Information published on 29 July 2011 in the UIC electronic newsletter "UIC eNews" Nr 248.

Freight transport growing across all regions of the world

Passenger transport also records sustained growth due to growth in Asia

  • Statistics

UIC members’ statistics for 2010 indicate an average overall growth of
3.4%, measured in tonne-kilometres for the freight sector worldwide, confirming economic and trade recovery. As for passenger transport, the statistics provided show a 3.5% jump in passenger-kilometres worldwide, boosted by the development of rail traffic in Asia and in particular by railways in India.

With an 8% increase compared to 2009, Russia’s extremely dynamic freight sector represents almost a quarter of tonne-kilometres transported in the world. The United States and Canada notched up 4% growth whilst representing over 25% of total tonnage transported, whereas China, which represents 70% of the total tonnage in Asia (and Oceania), showed a slight sag at only 3%. Indian Railways saw its traffic increase by 9% followed closely by Kazakh Railways with 8%. Europe (non CIS) for its part showed an increase of 7%, a trend which has continued through the early part of 2011. Growth was at 1.5% in Africa.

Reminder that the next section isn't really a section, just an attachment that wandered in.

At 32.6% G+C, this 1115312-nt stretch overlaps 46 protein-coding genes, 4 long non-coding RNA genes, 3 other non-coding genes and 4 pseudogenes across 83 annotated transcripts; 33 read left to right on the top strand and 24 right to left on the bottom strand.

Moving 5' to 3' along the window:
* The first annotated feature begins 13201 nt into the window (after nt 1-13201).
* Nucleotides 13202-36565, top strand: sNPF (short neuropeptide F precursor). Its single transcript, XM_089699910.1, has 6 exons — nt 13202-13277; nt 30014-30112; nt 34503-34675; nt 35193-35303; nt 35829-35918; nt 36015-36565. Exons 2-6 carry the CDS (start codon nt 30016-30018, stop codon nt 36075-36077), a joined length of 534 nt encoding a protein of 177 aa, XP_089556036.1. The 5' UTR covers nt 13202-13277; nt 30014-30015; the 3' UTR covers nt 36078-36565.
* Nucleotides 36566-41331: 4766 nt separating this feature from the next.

Passenger transport growth worldwide remains steady on the whole due to growth in Asia, particularly India, which saw an 8% increase, and China, which saw a 0.4% increase.

Passenger transport remains steady due to Indian Railways which has seen its traffic increase by 8% on average throughout 2010 compared to 2009 in passenger-kilometres, whilst representing almost half of passenger traffic in the Asian region. Passenger rail transport in China, representing over a third of the traffic volumes reported, increased by an average of 0.4% in 2010. Passenger transport in Russia saw a decline of 9%, whilst remaining stable in Europe. Africa on the other hand remains steady with a 0.2% increase.

For more information please contact Snejana Markovic-Chenais, Head of UIC Economics and Statistics Unit: markovic-chenais@uic.org